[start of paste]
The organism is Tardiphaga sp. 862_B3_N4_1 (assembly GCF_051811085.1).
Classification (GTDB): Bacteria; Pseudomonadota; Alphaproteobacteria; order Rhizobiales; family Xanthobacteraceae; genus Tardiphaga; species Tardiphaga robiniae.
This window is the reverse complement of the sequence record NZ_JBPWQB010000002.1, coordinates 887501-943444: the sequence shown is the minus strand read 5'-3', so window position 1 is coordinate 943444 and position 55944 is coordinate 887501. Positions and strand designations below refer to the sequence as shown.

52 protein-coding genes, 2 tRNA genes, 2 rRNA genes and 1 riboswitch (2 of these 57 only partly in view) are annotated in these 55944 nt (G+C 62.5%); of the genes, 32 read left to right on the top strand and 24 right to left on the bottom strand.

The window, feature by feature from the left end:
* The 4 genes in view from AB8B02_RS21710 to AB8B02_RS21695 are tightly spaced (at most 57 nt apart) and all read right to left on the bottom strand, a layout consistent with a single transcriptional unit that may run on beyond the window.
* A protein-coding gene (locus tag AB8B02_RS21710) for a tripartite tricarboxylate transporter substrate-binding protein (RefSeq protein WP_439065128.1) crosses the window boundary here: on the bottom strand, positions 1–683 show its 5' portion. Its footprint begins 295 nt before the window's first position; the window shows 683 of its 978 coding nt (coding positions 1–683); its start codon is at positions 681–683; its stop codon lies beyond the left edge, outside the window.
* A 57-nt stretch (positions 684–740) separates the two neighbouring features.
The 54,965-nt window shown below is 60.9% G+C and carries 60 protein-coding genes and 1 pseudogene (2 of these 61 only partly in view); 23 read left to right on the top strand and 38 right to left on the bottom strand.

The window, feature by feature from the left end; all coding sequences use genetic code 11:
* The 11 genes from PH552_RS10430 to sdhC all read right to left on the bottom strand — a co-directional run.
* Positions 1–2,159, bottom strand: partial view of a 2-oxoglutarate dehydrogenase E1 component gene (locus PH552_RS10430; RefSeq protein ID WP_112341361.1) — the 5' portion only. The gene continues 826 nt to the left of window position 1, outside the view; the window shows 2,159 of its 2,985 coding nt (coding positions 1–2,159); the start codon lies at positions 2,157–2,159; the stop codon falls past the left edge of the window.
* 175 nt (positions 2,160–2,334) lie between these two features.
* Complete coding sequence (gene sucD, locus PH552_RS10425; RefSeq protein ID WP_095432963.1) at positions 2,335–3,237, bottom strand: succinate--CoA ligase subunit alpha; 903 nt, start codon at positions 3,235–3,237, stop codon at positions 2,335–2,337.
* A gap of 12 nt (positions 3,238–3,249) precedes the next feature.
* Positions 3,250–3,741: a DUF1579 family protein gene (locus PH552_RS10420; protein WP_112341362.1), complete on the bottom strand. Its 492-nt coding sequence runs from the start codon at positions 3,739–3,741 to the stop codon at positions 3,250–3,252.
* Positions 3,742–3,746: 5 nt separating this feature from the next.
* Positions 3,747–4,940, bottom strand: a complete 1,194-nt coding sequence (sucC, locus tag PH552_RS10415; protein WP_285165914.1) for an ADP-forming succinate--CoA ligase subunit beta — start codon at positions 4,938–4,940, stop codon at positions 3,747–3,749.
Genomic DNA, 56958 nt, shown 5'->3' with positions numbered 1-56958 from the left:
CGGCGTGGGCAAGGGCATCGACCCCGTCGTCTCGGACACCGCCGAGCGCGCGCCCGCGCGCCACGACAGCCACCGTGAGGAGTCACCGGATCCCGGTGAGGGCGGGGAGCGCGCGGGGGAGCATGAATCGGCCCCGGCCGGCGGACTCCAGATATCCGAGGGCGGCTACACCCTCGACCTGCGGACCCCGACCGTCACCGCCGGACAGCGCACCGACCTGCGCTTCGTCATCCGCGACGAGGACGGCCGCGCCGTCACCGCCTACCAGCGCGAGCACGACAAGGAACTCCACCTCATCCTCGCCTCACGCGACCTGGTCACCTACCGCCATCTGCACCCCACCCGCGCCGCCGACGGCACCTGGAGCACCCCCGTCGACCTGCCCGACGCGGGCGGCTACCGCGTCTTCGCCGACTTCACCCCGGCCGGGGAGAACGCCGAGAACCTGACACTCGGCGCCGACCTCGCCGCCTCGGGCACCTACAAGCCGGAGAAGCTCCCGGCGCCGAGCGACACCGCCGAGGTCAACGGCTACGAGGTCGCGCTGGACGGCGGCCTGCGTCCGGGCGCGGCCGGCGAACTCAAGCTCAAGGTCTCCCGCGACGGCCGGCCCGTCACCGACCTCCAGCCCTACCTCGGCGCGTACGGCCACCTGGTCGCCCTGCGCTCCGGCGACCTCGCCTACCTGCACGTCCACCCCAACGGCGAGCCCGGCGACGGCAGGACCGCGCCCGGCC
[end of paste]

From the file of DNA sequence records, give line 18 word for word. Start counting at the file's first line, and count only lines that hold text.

* Positions 3,747–4,940, bottom strand: a complete 1,194-nt coding sequence (sucC, locus tag PH552_RS10415; protein WP_285165914.1) for an ADP-forming succinate--CoA ligase subunit beta — start codon at positions 4,938–4,940, stop codon at positions 3,747–3,749.